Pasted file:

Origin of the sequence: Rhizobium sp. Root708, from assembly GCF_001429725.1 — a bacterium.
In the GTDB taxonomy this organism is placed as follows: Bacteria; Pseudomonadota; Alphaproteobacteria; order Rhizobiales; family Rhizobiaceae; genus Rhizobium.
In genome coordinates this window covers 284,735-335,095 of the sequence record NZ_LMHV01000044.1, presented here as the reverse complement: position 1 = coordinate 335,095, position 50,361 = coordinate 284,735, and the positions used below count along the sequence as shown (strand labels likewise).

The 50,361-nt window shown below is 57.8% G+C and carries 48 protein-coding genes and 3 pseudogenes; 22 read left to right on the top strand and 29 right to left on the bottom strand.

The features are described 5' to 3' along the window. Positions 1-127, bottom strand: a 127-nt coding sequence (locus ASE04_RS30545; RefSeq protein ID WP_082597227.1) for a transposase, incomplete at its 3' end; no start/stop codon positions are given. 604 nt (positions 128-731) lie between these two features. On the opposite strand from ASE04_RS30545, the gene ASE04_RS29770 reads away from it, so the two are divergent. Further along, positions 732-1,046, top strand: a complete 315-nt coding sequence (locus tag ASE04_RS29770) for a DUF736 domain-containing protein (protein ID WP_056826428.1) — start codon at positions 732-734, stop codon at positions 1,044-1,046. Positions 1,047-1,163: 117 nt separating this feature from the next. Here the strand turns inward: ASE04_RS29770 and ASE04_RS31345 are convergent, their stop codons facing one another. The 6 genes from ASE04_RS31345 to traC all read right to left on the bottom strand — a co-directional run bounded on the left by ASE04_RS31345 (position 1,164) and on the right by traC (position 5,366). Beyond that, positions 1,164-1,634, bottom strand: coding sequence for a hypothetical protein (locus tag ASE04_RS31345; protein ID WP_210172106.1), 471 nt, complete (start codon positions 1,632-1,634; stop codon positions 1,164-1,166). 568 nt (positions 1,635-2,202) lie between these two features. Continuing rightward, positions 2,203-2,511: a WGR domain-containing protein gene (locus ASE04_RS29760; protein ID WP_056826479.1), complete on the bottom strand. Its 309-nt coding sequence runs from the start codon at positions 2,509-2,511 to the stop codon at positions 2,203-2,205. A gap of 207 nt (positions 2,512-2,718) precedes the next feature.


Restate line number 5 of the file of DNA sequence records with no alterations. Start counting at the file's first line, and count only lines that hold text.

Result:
The features are described 5' to 3' along the window. Positions 1-127, bottom strand: a 127-nt coding sequence (locus ASE04_RS30545; RefSeq protein ID WP_082597227.1) for a transposase, incomplete at its 3' end; no start/stop codon positions are given. 604 nt (positions 128-731) lie between these two features. On the opposite strand from ASE04_RS30545, the gene ASE04_RS29770 reads away from it, so the two are divergent. Further along, positions 732-1,046, top strand: a complete 315-nt coding sequence (locus tag ASE04_RS29770) for a DUF736 domain-containing protein (protein ID WP_056826428.1) — start codon at positions 732-734, stop codon at positions 1,044-1,046. Positions 1,047-1,163: 117 nt separating this feature from the next. Here the strand turns inward: ASE04_RS29770 and ASE04_RS31345 are convergent, their stop codons facing one another. The 6 genes from ASE04_RS31345 to traC all read right to left on the bottom strand — a co-directional run bounded on the left by ASE04_RS31345 (position 1,164) and on the right by traC (position 5,366). Beyond that, positions 1,164-1,634, bottom strand: coding sequence for a hypothetical protein (locus tag ASE04_RS31345; protein ID WP_210172106.1), 471 nt, complete (start codon positions 1,632-1,634; stop codon positions 1,164-1,166). 568 nt (positions 1,635-2,202) lie between these two features. Continuing rightward, positions 2,203-2,511: a WGR domain-containing protein gene (locus ASE04_RS29760; protein ID WP_056826479.1), complete on the bottom strand. Its 309-nt coding sequence runs from the start codon at positions 2,509-2,511 to the stop codon at positions 2,203-2,205. A gap of 207 nt (positions 2,512-2,718) precedes the next feature.